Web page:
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Exploring Italian Churches

Exploring and Studying in Italy

My most recent solo exhibition (Passages at the Schnormeier Gallery at Mt. Vernon Nazarene University) is a continuation of my series of paintings exploring Italian churches. It is years now that I return to this subject matter of Italian architecture and it seems natural to share the origins of my inspiration. I was reminded of it all on my most recent trip to Italy to study Romanesque churches for the Passages exhibition. I’ve illustrated this post with sketches from fall 2023, though I’m writing about my first encounters with sacred spaces in Italy, 25 years previous.

graphite drawing of the back of the Duomo of Orvieto ©Michelle Arnold Paine

The Duomo of Orvieto, Rear View, Graphite on paper, ©Michelle Arnold Paine 2023

During that college study abroad year in Italy the seeds were planted for my journey to the Catholic Church and my life as an artist. I would not have the family or the life that I have were it not for those years in Italy and the time I spent exploring Italian churches. During my recent trip I re-visited many of those places that I first encountered my second semester in Italy as a college student, and the places and people who would eventually play a part in shaping these last 25 years.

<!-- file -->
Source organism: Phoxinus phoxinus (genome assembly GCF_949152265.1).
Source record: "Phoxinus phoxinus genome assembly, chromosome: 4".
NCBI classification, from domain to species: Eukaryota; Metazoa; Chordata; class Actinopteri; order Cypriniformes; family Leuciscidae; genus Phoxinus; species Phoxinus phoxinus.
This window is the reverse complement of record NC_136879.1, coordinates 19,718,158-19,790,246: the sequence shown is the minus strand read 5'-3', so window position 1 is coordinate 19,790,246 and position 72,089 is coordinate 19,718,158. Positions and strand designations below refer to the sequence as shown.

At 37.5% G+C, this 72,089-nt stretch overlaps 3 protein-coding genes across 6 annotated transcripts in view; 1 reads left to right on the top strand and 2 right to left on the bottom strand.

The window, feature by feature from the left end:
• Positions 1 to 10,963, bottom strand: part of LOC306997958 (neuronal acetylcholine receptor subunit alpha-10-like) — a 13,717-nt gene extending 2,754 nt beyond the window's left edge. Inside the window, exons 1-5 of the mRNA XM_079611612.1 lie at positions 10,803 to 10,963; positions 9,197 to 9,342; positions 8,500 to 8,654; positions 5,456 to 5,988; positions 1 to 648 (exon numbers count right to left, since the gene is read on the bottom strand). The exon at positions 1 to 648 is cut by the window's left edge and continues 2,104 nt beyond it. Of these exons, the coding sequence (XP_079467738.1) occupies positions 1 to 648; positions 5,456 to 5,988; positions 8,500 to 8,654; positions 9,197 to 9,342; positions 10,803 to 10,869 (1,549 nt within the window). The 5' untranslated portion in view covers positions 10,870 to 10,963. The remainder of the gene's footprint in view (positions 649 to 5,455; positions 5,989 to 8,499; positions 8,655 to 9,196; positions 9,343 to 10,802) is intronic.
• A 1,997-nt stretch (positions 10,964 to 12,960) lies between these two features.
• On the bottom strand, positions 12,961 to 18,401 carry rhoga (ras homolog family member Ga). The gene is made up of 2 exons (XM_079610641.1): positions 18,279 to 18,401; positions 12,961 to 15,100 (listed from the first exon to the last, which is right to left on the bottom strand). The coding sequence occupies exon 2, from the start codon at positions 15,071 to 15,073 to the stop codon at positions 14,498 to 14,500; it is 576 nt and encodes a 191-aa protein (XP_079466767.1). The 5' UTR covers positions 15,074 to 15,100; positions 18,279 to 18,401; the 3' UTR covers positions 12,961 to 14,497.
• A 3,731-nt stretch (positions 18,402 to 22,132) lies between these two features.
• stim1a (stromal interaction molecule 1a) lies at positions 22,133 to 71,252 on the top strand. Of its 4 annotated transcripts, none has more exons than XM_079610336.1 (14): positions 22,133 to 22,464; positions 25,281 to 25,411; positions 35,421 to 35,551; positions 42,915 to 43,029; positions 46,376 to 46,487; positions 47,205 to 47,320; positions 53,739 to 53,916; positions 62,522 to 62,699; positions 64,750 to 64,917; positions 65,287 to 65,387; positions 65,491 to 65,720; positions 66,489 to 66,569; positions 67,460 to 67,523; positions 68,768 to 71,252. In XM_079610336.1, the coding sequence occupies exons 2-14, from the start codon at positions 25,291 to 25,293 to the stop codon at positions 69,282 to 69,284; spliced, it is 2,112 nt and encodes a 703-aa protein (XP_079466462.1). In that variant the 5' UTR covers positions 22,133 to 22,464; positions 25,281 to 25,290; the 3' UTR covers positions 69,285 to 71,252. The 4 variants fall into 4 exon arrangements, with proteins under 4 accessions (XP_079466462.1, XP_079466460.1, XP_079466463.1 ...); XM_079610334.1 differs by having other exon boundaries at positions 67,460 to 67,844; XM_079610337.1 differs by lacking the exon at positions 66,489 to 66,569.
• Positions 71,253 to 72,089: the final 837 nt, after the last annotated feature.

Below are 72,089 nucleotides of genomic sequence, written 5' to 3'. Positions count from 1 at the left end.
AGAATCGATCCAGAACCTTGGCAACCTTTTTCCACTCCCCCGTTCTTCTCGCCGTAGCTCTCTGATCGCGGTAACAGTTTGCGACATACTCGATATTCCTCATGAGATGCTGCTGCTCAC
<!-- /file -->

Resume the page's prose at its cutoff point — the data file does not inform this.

Exploring Churches in Florence

As a junior in college I studied abroad one semester in Florence, Italy and one semester in Orvieto. I went to Italy because I wanted to study Art History. I was an English/Art double major with an art history concentration, pursuing a path which would prepare me for a graduate degree in Art History. My trip to Italy Junior year was the first hint that perhaps I would be happier making art than studying it.

Graphite drawing of Italian Streets

“Medieval Archway: Orvieto, Italy” Graphite on Paper, 20″ x 14″ ©Michelle Arnold Paine

That first semester in Italy as a college student, I lived about a mile and a half from the heart of Florence. A 70-year-old Italian woman who supplemented her income by housing foreign students hosted us. I would take the bus into the center of town in the morning for my classes, but had lots of free time during the day to explore. Being a tourist all day every day can be quite exhausting. Some of my student cohort seemed to have inexhaustible energy and wallets for shopping, but that was not the case for me!

Italian Churches: A Place to Rest

I soon discovered that most churches in Italian cities were always unlocked and open. I would find myself exploring these Italian churches, and often staying to sit, look, and listen. The church I had grown up attending was in the Chicago suburbs barren modernist brick. In contrast, these empty ancient spaces were an invitation to encounter beauty.